28 mars 2012

"Whole-class instruction" (Critical Guide, E.D. Hirsch Jr)

   A neutral description that has negative connotations in the progressive tradition, since it is understood to imply "lockstep," "factory-model" education. It is caricatured by an authoritarian teacher droning on at the head of the class, or by passive, bored students, barely conscious and slumping in their seats, or by intimidated, fearful students, sitting upright and willing only to parrot back the teacher's words. 

  These are not accurate descriptions of what effective whole-class instruction is. It is predominantly interactive, with much interchange between students and teacher; it makes frequent use of student performances and student comments on the performances; it involves consistent informal monitoring of the students' understanding; it engages all students by dramatizing learning in various ways. 

   An overwhelming concurrence of reports from process-outcome studies shows that a predominant use of whole-class instruction constitutes the fairest and most effective organization of schooling.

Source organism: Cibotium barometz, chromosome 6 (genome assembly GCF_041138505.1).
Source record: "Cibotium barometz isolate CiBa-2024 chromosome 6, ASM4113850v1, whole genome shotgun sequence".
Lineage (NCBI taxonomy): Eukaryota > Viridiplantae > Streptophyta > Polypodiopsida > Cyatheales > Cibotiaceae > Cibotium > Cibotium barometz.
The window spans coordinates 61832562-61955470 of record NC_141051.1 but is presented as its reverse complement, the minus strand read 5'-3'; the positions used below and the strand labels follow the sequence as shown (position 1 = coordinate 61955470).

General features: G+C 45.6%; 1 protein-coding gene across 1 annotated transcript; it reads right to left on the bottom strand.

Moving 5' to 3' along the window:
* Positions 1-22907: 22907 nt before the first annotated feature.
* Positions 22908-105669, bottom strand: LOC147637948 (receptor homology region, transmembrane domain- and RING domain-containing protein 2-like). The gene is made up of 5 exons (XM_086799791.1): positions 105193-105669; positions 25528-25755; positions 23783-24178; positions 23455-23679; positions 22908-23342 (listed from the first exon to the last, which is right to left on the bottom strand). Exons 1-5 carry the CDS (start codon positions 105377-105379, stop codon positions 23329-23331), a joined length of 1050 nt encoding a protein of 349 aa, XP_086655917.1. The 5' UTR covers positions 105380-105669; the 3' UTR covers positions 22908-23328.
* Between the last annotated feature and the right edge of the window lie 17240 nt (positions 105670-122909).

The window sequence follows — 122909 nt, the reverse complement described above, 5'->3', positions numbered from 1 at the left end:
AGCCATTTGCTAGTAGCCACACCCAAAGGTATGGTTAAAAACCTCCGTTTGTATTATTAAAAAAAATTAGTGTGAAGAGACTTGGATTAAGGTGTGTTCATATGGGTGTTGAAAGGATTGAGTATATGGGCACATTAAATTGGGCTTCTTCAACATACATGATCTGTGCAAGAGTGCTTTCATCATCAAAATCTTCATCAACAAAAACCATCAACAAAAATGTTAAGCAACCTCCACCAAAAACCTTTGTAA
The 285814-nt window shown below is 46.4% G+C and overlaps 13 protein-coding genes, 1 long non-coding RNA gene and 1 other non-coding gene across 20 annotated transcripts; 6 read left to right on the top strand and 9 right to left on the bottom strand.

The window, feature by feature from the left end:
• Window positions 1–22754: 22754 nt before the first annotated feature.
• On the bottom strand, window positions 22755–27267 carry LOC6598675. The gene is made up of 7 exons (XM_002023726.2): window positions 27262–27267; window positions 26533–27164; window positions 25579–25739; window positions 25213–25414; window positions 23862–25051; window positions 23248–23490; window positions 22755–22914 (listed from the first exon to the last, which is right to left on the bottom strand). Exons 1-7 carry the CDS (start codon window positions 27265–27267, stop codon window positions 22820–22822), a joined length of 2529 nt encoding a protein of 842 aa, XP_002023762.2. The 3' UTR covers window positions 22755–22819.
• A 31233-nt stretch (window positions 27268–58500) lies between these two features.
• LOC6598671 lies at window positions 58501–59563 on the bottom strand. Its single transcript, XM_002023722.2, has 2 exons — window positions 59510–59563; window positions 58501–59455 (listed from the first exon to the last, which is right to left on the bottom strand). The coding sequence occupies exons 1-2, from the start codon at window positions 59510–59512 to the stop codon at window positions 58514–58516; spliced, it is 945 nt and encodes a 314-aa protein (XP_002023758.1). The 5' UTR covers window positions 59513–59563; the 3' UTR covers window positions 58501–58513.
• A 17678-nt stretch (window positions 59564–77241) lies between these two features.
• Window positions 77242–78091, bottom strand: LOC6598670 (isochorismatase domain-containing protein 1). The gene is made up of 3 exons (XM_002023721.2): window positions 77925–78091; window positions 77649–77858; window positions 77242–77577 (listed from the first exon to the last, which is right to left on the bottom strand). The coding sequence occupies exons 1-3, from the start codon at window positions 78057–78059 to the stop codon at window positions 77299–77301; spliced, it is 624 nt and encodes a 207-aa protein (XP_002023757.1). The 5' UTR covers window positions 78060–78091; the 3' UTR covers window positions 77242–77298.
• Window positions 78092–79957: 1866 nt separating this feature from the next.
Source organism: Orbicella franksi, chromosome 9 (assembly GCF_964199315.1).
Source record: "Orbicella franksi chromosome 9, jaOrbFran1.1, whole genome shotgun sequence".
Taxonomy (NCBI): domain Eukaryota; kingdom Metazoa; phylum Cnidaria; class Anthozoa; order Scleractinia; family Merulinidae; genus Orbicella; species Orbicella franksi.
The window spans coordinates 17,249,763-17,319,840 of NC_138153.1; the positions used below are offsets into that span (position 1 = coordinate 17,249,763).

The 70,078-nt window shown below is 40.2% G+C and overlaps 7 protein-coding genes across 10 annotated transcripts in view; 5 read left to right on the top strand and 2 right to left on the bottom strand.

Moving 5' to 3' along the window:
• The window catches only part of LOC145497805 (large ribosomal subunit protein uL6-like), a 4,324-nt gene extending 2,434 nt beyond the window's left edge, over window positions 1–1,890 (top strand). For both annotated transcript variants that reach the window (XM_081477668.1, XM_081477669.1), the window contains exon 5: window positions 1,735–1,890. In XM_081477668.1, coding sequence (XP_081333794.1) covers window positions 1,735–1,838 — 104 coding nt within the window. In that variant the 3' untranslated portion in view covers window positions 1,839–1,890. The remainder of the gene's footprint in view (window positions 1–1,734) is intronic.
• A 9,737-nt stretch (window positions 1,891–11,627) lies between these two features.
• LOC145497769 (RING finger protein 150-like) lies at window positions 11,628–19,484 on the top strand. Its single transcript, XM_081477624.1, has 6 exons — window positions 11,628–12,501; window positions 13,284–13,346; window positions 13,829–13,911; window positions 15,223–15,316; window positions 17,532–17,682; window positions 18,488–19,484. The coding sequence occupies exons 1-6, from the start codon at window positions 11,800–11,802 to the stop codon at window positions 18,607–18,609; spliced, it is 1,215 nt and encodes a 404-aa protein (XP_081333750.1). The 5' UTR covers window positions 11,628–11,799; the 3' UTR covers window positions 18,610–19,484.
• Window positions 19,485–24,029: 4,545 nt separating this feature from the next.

The attempt to sidestep whole-class instruction, and to provide individual tutorial attention in classrooms of twenty to thirty students, results in individual neglect. 
   It has also been shown that an interactive mode of dealing with the whole class is the liveliest and most effective approach to teaching, and that it is useful to vary the mix with some amount of individual coaching, cooperative learning, and seat-work. 
   All these other approaches should be used within a well-organized whole-class context in order to achieve the best and fairest results.

Antipathy to subject-matter content  

"culturally-biased curriculum"
"outcomes-based education"
"research has shown"


Return to the main page : 


This was an excerpt from Hirsch's great book on education :
The Schools We Need 
 and Why We Don't Have Them.
Recension by Richard Askey :  

Aucun commentaire:

Enregistrer un commentaire

Aidez-moi à améliorer l'article par vos remarques, critiques, suggestions... Merci beaucoup.

Follow on Bloglovin

Archives (2011 à 2014)

Vous aimerez peut-être :

Related Posts Plugin for WordPress, Blogger...